Confluent HRECs were starved for 8 h in serum-free EBM-2 then mechanically scratched with a p200 pipette tip. Serum-free EBM-2 containing the Gal3 (50 ng/ml) with mouse IgG or ranibizumab (10 μg/ml) was applied to the cells. Images were taken right after scratching and 15 h after to obtain an area of the closure. Wound area was analyzed using the Image J MRI Wound Healing Tool plug-in.
Biotin Cell Surface Isolation
Confluent HRECs were starved for 2 h in serum free EBM-2, cells were stimulated for 30 min with BSA (10 ng/ml), VEGF (10 ng/ml), or Gal3 (50 ng/ml) in the presence of mouse IgG or ranibizumab (10 μg/ml) in serum free EBM-2 with primaquine bisphosphate (0.6 μM). Sulfo-NHS-SS-Biotin (#1859385) in PBS was added for 30 min at 4°C. The cells were washed with 50 mM Tris (pH 8.0), followed by PBS (pH 8.0) for quenching. Cells were collected using TBS and centrifuged at 1,500 rcf for 10 min. The cell pellet was lysed and sonicated in cell lysis buffer then incubated with 100 μl of avidin agarose bead slurry (#S1258122), rotating for 1 h at room temperature. The beads were then washed using a Wash Buffer (20 mM Tris–HCl, pH 6.8, 0.5% Tween-20) containing a protease inhibitor cocktail (#5871S) three times, centrifuged at 1,000 rcf for 1 min. Bound cell surface proteins were eluted using Laemmli SDS Sample Buffer with 100 mM DTT followed by a 10 min incubation at 95°C. Western blot analysis was performed on the samples with antibodies against rabbit anti-human VEGFR2 (1:1,000; #AF357) and mouse anti-human CD31 (1:1,000; #14-0311-81). The Dual Color Precision Plus ProteinTM from Bio-Rad was used to identify the molecular weights of proteins (Supplementary Figure 1).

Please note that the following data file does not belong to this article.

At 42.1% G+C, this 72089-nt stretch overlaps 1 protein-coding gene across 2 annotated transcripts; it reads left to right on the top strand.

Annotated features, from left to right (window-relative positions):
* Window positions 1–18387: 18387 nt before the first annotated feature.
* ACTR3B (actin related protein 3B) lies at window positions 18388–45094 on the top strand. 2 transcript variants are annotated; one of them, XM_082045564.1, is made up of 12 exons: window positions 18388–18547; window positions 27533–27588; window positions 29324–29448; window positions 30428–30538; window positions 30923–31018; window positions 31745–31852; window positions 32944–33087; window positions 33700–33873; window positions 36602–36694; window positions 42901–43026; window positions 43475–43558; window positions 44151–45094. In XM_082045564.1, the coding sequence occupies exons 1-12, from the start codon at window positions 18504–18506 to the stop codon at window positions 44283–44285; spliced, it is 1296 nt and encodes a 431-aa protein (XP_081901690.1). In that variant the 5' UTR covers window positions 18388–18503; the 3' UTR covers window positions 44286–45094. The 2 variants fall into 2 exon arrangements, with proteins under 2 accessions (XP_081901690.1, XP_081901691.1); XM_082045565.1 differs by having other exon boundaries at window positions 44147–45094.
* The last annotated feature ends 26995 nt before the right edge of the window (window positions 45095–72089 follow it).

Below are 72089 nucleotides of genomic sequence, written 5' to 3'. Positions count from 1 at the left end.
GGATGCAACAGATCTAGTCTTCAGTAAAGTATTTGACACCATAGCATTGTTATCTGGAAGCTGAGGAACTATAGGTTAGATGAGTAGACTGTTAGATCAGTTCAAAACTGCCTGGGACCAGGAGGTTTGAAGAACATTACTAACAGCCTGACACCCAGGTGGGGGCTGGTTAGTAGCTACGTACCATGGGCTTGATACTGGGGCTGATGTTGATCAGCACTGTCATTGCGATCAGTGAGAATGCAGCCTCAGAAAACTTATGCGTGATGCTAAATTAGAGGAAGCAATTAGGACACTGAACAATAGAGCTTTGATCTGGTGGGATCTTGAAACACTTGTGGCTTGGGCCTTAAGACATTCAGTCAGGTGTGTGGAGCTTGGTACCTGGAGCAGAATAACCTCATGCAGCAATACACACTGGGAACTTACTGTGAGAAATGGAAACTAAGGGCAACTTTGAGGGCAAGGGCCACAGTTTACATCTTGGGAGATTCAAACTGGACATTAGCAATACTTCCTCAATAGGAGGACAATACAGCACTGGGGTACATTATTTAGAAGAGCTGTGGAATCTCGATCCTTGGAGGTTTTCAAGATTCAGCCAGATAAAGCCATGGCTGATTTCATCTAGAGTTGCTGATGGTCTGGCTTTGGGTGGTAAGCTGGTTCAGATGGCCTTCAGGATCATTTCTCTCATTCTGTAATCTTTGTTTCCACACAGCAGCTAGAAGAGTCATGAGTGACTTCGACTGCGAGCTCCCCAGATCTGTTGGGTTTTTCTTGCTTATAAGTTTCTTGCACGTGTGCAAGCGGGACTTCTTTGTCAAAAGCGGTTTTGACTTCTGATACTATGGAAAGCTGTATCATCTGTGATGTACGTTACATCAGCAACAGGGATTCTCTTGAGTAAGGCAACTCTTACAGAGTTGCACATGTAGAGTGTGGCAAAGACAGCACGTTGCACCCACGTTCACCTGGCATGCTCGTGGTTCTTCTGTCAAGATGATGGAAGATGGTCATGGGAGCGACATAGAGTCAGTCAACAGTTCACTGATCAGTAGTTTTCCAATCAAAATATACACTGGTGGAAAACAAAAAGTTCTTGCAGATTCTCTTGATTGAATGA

Measurement of Kinase Activation
Human retinal microvascular endothelial cells grown to confluence were starved in serum-free EBM-2 for 2 h then stimulated with BSA (10 ng/ml), Gal3 (50 μg/ml), or VEGF (10 ng/ml) in serum-free EBM-2 with 200 mM sodium orthovanadate for 0, 5, 10, 30, and 60 min. After washing the cells in PBS, they were collected in lysis buffer and analyzed by western blot for tubulin, VEGFR2, and pVEGFR2.
Analysis of Protein Expression